Educating mainstream students about their special needs classmates could help minimise bullying, a local special school assistant principal says.
Kaka Street Special School associate principal Deb Hudson said the school worked with several mainstream schools in the region which ran satellite classes for special needs students.
"Staff in the satellite classes do go round the school at the beginning of the year to explain what a satellite class is.
"We try to do a lot of education in the host [mainstream] schools."
Her comments follow the release this week of the Disability Convention annual report, which highlights major issues facing New Zealanders living with disabilities.
Bullying, violence and harassment of disabled students in schools are flagged.
Several government agencies were found to be severely lacking in their delivery of services to disabled people.
Disability and race relations matters were the most common complaints made to the Human Rights Commission, the report found.
Mrs Hudson said bullying had not been an issue at Kaka Street.
"We've got a higher adult ratio than mainstream schools so if there are [bullying] issues we could pick up on them sooner rather than later.
"We [also] work on a lot of self-esteem programmes for our older students."
Mainstream schools which hosted satellite classes in partnership with Kaka Street also participated in "reverse-integration" - where mainstream students took part in activities with special needs pupils, she said.
IHC advocacy director Trish Grant said school enrolment, access to the curriculum and being part of normal school life were difficult for many disabled children.
The complaints process could also be challenging for them and their families. "They have difficulty getting any level of response or accountability when schools fail to deliver the law or education policy."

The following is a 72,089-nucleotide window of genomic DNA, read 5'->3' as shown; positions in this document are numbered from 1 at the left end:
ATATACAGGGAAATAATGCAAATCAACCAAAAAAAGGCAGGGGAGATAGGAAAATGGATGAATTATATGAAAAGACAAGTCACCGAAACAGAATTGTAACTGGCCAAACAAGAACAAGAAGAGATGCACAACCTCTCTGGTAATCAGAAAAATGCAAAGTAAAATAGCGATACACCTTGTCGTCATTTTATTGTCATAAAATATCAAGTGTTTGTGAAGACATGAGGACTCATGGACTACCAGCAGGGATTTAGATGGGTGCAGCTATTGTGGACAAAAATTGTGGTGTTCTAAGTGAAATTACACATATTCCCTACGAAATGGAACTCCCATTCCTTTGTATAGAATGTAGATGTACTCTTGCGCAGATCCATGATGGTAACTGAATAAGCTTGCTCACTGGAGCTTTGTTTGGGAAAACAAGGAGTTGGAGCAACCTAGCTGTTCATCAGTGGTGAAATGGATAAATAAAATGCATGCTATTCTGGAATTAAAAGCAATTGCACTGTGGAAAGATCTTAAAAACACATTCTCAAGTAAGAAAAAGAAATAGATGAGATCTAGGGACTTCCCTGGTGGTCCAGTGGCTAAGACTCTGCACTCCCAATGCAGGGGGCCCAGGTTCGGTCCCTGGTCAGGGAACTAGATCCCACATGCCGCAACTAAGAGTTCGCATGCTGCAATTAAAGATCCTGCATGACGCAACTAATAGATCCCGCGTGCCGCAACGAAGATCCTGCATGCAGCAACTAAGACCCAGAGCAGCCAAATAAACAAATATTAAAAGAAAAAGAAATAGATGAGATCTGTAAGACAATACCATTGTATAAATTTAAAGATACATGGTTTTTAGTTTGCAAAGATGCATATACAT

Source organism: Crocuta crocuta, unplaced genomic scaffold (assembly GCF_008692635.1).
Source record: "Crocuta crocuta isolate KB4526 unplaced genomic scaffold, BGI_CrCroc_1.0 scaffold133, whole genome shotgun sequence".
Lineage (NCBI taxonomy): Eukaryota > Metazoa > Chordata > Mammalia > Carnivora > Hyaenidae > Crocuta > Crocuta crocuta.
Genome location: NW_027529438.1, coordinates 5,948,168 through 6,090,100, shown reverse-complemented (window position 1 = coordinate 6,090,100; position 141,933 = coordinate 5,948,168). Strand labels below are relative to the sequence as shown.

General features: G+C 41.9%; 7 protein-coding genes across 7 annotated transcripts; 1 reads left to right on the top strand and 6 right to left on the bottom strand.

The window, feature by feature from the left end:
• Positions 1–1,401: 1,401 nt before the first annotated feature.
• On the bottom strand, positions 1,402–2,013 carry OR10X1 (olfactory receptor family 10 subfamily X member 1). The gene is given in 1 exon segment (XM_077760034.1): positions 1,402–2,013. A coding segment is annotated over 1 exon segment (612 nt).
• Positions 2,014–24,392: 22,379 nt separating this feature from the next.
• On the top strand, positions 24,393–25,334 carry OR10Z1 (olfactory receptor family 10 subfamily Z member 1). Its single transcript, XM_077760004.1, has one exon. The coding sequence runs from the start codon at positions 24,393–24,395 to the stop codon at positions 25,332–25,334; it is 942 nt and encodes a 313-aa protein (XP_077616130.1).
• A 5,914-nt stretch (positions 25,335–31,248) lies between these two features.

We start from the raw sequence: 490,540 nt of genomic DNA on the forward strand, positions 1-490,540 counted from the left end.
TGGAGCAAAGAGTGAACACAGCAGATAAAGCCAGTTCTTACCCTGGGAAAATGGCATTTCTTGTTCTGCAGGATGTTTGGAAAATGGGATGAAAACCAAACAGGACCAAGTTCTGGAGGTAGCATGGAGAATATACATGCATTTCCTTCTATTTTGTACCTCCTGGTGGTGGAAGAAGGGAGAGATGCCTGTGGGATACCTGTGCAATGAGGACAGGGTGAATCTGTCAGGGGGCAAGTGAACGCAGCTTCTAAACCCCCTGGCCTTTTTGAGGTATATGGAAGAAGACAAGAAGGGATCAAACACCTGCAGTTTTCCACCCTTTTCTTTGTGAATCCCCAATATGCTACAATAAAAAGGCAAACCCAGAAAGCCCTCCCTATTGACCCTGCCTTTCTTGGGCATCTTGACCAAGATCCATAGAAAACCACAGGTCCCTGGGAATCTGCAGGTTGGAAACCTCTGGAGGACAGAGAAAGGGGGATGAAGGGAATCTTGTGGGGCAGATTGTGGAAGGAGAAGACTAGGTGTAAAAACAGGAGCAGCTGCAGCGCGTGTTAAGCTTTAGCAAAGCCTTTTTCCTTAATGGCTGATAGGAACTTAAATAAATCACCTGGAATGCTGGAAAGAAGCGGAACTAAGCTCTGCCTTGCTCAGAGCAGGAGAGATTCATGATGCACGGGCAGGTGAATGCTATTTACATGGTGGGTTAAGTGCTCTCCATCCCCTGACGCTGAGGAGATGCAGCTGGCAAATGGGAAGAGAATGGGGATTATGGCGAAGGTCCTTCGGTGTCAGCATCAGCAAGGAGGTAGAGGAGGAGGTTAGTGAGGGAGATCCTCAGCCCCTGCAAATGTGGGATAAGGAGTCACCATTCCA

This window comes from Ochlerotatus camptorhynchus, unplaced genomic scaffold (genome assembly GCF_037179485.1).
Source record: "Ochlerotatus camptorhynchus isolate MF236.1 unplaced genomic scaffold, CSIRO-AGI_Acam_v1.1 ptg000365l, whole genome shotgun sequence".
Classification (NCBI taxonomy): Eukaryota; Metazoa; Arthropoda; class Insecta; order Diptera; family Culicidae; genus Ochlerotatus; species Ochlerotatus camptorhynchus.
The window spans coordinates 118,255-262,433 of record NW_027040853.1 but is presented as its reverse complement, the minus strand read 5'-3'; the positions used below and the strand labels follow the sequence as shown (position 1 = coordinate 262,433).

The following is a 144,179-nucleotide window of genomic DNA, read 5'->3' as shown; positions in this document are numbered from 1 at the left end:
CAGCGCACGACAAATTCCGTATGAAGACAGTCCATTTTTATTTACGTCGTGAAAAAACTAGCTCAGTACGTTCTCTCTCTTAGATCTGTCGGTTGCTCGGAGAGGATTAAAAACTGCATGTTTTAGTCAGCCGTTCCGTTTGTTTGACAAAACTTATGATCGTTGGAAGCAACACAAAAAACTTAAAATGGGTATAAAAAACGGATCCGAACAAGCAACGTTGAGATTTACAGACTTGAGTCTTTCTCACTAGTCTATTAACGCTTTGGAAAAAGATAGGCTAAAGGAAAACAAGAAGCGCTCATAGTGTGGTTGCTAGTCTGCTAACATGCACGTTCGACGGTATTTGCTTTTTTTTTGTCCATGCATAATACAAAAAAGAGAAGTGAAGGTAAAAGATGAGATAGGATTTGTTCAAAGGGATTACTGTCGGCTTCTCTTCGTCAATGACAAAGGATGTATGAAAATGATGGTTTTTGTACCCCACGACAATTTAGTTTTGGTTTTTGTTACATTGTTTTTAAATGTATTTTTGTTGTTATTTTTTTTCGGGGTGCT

A report recommendation to make inclusive education an enforceable right was a step in the right direction, Ms Grant says.
Schools, boards of trustees and principals could then be held accountable for decisions which impinged on this right and the delivery of education to all students, she said.
To address bullying and harassment, the report recommended the Education Ministry implement a standard anti-bullying programme ensuring schools were safe for disabled students.
Negative attitudes towards disabled children were also addressed.
"What parents tell us is there is a real lack of accountability in some schools in the way they behave towards their child," Ms Grant said.
"Certainly disabled students experience really high rates of bullying.
"We think that is a violation of their rights in the learning environment."
Currently, IHC is seeking a declaration that the Education Ministry and schools are treating intellectually and physically impaired pupils unlawfully.
The Human Rights Commission agreed to take up IHC's complaint, originally filed four years ago, alleging state schools were discriminating against thousands of disabled pupils.
Ms Grant said a statement of reply had been filed by Education Ministry lawyers and discussions were underway regarding the IHC claim. Should IHC succeed, the Government could be found in breach of the Human Rights Act and face orders for compensation.
The Education Ministry said issues raised in the Disability Convention report were not new.
Parents should work with the ministry to resolve any enrolment difficulties, special education group manager Brian Coffey said.
Mr Coffey said a number of recommendations in the report were already being implemented, including anti-bullying programmes in schools.